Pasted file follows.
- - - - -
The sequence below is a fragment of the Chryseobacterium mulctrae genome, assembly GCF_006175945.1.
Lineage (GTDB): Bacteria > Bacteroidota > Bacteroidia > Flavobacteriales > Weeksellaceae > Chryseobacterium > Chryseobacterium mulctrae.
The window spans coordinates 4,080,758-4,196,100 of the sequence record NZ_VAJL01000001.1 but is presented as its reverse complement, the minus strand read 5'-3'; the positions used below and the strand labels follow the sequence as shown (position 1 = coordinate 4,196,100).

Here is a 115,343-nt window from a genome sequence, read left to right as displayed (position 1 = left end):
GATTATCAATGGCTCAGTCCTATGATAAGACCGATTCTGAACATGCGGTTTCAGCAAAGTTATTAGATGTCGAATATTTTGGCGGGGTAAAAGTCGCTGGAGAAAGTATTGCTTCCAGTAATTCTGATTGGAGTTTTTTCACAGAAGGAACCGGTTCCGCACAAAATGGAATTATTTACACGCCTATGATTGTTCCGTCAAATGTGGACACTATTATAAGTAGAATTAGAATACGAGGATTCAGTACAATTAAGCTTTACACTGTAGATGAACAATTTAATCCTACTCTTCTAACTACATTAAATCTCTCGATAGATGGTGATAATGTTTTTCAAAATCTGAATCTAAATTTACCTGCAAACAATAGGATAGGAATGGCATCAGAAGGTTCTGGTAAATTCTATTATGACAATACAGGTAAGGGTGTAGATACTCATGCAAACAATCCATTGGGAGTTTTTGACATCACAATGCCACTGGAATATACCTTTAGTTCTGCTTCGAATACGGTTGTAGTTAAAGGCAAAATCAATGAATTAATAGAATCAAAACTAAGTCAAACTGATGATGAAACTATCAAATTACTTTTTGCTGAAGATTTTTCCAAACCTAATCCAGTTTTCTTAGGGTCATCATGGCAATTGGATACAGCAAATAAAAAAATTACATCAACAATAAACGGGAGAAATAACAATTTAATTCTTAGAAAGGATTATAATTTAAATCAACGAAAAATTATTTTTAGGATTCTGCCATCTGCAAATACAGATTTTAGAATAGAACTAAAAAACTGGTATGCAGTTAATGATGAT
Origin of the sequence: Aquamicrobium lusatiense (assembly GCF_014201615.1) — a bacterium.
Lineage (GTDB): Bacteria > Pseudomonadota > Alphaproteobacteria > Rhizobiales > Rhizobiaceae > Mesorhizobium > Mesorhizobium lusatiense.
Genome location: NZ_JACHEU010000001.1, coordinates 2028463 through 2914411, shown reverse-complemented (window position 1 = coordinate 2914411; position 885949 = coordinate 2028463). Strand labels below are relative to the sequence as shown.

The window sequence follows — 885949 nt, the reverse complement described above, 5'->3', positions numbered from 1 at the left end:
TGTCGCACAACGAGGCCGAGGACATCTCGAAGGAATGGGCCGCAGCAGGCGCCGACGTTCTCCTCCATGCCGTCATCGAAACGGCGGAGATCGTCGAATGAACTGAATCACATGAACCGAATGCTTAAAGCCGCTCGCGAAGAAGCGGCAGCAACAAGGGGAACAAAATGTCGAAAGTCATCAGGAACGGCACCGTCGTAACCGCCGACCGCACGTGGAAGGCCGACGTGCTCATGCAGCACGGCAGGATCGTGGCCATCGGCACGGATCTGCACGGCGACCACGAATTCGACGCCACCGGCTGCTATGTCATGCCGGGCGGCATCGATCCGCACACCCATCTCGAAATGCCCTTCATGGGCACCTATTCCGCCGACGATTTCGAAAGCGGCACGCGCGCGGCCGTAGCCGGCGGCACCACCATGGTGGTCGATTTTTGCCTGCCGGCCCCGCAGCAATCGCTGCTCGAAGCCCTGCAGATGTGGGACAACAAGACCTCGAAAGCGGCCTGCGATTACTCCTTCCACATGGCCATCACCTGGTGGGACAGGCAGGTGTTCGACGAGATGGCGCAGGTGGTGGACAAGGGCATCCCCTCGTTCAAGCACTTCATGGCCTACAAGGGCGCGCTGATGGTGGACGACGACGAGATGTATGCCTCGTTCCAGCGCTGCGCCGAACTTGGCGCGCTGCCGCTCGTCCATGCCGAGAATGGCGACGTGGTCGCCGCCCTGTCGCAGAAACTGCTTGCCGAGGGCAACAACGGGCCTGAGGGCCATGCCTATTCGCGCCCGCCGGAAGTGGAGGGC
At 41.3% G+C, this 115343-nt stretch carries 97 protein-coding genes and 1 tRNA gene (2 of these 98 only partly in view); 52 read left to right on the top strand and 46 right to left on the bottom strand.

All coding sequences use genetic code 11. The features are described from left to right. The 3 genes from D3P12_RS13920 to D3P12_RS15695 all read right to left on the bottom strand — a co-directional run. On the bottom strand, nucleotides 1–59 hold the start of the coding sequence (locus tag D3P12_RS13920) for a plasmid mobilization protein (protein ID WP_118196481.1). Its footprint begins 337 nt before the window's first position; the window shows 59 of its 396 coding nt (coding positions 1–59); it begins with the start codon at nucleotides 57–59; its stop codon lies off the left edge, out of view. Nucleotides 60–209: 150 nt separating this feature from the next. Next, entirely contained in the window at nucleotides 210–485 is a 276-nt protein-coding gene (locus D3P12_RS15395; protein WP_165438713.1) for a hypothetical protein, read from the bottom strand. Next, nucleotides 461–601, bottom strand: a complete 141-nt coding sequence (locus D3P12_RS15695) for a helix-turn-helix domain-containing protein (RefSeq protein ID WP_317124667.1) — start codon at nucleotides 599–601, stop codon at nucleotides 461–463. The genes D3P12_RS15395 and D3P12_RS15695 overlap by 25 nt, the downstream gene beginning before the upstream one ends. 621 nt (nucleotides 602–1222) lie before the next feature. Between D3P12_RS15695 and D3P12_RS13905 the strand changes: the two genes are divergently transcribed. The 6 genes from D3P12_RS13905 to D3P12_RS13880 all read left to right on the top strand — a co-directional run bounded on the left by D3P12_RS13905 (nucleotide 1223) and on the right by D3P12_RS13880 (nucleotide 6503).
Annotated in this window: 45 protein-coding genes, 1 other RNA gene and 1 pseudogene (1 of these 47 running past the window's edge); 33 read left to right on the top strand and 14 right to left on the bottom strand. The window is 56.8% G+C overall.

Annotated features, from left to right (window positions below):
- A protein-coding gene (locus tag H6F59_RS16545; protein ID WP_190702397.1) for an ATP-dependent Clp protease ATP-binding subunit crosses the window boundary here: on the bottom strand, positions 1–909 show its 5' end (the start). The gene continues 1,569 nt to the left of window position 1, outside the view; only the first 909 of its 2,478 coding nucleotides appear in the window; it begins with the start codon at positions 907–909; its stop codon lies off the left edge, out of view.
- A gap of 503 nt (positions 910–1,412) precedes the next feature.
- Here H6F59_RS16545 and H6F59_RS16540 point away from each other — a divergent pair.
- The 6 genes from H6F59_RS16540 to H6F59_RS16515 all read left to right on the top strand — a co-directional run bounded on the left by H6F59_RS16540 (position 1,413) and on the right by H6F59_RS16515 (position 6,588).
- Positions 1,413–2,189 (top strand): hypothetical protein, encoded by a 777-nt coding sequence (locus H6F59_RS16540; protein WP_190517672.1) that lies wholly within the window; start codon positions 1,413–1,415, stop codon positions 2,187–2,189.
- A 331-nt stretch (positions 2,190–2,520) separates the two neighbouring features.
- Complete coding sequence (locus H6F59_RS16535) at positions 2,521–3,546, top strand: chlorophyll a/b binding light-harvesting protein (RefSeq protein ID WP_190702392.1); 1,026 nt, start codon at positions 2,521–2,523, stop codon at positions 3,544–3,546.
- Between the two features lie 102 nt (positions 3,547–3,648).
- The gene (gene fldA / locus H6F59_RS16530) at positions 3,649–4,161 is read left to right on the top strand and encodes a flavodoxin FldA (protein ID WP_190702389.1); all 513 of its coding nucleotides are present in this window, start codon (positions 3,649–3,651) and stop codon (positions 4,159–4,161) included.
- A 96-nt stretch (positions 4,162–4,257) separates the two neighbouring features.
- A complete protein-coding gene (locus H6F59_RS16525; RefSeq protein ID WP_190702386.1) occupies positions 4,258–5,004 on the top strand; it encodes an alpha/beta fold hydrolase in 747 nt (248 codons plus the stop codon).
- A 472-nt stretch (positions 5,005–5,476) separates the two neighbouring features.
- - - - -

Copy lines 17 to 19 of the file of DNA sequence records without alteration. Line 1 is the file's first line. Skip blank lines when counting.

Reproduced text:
- Here H6F59_RS16545 and H6F59_RS16540 point away from each other — a divergent pair.
- The 6 genes from H6F59_RS16540 to H6F59_RS16515 all read left to right on the top strand — a co-directional run bounded on the left by H6F59_RS16540 (position 1,413) and on the right by H6F59_RS16515 (position 6,588).
- Positions 1,413–2,189 (top strand): hypothetical protein, encoded by a 777-nt coding sequence (locus H6F59_RS16540; protein WP_190517672.1) that lies wholly within the window; start codon positions 1,413–1,415, stop codon positions 2,187–2,189.